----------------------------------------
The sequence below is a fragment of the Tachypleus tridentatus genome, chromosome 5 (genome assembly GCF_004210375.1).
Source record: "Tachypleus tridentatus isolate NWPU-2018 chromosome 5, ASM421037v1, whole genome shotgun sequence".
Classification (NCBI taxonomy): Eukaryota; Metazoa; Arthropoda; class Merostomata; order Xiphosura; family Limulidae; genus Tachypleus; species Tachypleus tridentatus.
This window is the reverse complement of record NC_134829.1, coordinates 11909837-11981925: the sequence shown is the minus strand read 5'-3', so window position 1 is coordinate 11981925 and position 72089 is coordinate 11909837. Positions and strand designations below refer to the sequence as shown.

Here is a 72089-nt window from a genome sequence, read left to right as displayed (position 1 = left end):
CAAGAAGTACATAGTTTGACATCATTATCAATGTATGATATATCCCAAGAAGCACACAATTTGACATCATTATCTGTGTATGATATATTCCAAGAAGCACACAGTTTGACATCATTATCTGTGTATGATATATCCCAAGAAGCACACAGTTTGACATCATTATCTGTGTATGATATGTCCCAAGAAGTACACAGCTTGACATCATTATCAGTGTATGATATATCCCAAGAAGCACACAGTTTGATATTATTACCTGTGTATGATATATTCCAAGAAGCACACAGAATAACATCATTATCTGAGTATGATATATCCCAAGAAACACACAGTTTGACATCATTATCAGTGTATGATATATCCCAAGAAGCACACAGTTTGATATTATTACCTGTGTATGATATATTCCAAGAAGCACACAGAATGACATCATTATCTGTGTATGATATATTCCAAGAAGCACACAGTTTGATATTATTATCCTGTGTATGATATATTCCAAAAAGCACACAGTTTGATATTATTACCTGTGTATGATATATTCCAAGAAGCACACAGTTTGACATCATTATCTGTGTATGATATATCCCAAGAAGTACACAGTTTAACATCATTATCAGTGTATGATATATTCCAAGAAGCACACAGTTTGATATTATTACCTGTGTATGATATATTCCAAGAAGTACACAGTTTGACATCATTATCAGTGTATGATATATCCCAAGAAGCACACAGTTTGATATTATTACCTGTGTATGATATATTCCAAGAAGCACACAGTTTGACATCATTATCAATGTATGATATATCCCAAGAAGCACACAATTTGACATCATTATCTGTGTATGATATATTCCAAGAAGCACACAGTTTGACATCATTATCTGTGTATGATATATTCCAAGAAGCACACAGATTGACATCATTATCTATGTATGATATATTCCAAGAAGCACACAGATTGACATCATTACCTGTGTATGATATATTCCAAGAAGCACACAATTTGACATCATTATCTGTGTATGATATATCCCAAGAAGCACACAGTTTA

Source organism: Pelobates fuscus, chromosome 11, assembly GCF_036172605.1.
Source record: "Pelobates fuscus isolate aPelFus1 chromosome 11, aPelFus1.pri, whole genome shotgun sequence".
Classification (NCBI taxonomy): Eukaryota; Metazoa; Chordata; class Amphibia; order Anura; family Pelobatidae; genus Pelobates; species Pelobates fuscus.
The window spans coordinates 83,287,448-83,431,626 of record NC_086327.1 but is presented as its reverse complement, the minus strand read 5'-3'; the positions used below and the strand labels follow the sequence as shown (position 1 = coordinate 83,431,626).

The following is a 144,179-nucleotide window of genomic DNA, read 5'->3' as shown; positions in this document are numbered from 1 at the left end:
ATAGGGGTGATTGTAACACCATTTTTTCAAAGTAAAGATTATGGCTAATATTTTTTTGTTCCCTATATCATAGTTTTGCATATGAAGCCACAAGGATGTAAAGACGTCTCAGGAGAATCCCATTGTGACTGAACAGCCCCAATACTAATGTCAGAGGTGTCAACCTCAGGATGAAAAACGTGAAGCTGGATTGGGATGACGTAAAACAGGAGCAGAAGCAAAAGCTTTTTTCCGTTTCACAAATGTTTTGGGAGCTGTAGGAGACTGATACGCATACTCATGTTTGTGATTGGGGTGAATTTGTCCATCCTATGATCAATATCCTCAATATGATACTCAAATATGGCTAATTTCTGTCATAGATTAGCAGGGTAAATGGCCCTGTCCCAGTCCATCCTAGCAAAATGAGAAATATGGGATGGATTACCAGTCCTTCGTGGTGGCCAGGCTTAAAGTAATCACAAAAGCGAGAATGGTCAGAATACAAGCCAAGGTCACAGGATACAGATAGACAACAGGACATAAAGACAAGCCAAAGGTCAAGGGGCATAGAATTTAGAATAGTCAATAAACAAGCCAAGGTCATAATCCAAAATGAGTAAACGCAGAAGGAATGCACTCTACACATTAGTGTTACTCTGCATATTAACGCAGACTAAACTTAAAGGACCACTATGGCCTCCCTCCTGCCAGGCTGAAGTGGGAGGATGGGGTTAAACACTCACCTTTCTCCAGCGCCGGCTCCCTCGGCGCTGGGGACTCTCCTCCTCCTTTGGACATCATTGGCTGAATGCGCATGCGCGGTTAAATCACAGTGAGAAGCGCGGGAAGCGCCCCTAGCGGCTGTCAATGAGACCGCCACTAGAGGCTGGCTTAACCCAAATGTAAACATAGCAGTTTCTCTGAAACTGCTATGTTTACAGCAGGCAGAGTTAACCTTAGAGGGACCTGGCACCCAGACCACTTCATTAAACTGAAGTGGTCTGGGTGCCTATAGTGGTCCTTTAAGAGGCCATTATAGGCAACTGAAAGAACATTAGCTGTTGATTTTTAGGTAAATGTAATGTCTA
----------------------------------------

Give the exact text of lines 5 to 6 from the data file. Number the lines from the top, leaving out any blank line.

Here is a 72089-nt window from a genome sequence, read left to right as displayed (position 1 = left end):
CAAGAAGTACATAGTTTGACATCATTATCAATGTATGATATATCCCAAGAAGCACACAATTTGACATCATTATCTGTGTATGATATATTCCAAGAAGCACACAGTTTGACATCATTATCTGTGTATGATATATCCCAAGAAGCACACAGTTTGACATCATTATCTGTGTATGATATGTCCCAAGAAGTACACAGCTTGACATCATTATCAGTGTATGATATATCCCAAGAAGCACACAGTTTGATATTATTACCTGTGTATGATATATTCCAAGAAGCACACAGAATAACATCATTATCTGAGTATGATATATCCCAAGAAACACACAGTTTGACATCATTATCAGTGTATGATATATCCCAAGAAGCACACAGTTTGATATTATTACCTGTGTATGATATATTCCAAGAAGCACACAGAATGACATCATTATCTGTGTATGATATATTCCAAGAAGCACACAGTTTGATATTATTATCCTGTGTATGATATATTCCAAAAAGCACACAGTTTGATATTATTACCTGTGTATGATATATTCCAAGAAGCACACAGTTTGACATCATTATCTGTGTATGATATATCCCAAGAAGTACACAGTTTAACATCATTATCAGTGTATGATATATTCCAAGAAGCACACAGTTTGATATTATTACCTGTGTATGATATATTCCAAGAAGTACACAGTTTGACATCATTATCAGTGTATGATATATCCCAAGAAGCACACAGTTTGATATTATTACCTGTGTATGATATATTCCAAGAAGCACACAGTTTGACATCATTATCAATGTATGATATATCCCAAGAAGCACACAATTTGACATCATTATCTGTGTATGATATATTCCAAGAAGCACACAGTTTGACATCATTATCTGTGTATGATATATTCCAAGAAGCACACAGATTGACATCATTATCTATGTATGATATATTCCAAGAAGCACACAGATTGACATCATTACCTGTGTATGATATATTCCAAGAAGCACACAATTTGACATCATTATCTGTGTATGATATATCCCAAGAAGCACACAGTTTA